Losses in Tiverton & Honiton and in Wakefield are more than midterm blues. They’re a sign of the anti-Tory majority getting its act together
The voters of Tiverton and Honiton didn’t get the memo. Nor, it seems, did the good people of Wakefield. They were meant to have moved on, to have put Partygate behind them, to have realised that Boris Johnson got the big calls right and now enjoys the full confidence of his colleagues, to have “priced in” his law-breaking and lying, to be grateful that he took full responsibility for the appalling behaviour revealed by Sue Gray because he had, after all, uttered the words “I take full responsibility.”
Instead voters in two constituencies at opposite ends of England have declared that they don’t believe a word of that rubbish, rejecting the governing party in a double byelection defeat more decisive than even the gloomiest Conservative pessimist could have predicted. In Wakefield, Labour retook a “red wall” seat on a 12.7% swing that, replicated across the country, would see them back in government with a Commons majority. In Tiverton, the Lib Dems outdid even their own spectacular record-breaker in North Shropshire six months ago, overturning a majority of 24,000 with a swing of 30%.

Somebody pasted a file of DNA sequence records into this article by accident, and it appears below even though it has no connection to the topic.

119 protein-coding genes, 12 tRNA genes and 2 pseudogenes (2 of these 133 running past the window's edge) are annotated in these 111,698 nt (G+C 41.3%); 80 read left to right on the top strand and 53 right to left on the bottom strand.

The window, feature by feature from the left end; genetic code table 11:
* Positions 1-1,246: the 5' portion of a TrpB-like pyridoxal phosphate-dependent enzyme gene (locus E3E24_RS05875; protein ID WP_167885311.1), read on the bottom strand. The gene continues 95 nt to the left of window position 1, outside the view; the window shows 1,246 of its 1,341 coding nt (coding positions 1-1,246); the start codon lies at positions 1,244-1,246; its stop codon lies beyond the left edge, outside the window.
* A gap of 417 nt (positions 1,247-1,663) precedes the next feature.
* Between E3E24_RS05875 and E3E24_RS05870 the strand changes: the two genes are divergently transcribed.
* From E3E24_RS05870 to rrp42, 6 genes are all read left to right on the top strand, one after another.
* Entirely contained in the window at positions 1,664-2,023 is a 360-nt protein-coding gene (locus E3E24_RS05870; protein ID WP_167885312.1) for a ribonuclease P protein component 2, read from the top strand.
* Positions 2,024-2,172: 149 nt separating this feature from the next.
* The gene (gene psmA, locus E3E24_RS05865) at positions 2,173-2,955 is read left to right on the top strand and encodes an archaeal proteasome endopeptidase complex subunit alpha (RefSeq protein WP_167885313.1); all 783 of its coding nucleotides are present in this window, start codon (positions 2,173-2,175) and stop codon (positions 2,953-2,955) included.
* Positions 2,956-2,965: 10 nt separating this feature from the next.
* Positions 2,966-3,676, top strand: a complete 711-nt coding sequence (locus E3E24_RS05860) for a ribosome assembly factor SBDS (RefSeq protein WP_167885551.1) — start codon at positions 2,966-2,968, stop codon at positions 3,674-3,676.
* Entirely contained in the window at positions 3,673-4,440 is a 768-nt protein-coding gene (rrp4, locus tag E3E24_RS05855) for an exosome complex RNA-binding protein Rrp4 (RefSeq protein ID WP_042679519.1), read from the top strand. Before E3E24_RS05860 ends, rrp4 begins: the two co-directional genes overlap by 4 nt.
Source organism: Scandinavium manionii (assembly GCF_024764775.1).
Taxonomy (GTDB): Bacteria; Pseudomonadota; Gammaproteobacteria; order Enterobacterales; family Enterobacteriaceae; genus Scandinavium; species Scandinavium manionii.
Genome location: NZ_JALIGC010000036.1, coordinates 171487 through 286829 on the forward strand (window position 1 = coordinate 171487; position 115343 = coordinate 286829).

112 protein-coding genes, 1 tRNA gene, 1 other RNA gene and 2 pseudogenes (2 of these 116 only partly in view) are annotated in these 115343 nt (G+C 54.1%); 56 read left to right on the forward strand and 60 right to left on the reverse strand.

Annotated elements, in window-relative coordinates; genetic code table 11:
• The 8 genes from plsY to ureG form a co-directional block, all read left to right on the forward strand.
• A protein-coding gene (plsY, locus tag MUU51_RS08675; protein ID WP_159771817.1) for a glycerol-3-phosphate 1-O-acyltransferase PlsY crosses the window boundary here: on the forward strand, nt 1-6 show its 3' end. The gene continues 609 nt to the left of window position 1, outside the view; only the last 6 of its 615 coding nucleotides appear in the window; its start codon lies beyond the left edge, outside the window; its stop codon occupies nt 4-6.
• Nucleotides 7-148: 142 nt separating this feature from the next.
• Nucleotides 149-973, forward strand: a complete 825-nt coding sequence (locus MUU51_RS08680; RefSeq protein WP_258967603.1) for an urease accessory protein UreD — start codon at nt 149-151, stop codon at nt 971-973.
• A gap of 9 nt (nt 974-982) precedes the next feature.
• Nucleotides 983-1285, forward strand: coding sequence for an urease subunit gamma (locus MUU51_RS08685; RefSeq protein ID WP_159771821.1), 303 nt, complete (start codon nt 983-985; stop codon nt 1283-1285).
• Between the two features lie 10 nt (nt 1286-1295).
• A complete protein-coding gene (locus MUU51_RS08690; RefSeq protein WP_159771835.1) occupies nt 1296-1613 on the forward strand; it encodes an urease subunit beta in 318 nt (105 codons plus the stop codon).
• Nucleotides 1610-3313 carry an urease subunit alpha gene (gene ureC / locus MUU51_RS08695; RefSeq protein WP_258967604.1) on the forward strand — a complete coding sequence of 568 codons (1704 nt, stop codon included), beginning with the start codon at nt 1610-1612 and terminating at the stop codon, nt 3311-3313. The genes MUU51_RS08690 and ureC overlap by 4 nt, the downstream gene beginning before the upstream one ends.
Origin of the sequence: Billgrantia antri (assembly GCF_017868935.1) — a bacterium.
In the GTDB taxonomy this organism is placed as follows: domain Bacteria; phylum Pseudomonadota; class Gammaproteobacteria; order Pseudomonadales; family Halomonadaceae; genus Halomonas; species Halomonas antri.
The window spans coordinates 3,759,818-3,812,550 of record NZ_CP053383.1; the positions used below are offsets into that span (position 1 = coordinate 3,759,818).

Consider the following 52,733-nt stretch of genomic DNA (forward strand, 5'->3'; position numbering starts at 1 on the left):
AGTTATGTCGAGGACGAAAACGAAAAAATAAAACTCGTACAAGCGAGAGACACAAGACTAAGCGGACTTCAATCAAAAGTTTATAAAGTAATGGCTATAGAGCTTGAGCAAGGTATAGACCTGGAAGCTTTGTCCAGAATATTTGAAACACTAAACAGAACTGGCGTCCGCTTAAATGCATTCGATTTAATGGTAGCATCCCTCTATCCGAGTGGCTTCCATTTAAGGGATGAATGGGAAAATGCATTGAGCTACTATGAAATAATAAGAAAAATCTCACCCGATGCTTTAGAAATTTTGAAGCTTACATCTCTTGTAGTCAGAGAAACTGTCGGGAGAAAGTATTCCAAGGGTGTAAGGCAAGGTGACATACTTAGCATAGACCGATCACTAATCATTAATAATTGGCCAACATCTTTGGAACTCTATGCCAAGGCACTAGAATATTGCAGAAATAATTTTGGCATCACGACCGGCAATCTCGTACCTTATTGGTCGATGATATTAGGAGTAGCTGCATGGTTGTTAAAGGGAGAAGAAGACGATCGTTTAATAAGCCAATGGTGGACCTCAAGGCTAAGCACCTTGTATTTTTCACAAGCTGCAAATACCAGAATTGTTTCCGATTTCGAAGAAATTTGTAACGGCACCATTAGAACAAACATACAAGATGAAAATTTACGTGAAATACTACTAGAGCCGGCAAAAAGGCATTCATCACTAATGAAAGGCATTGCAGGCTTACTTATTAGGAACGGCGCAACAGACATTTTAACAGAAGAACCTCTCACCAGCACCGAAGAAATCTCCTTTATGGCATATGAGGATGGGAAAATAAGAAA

Jonathan Freedland is a Guardian columnist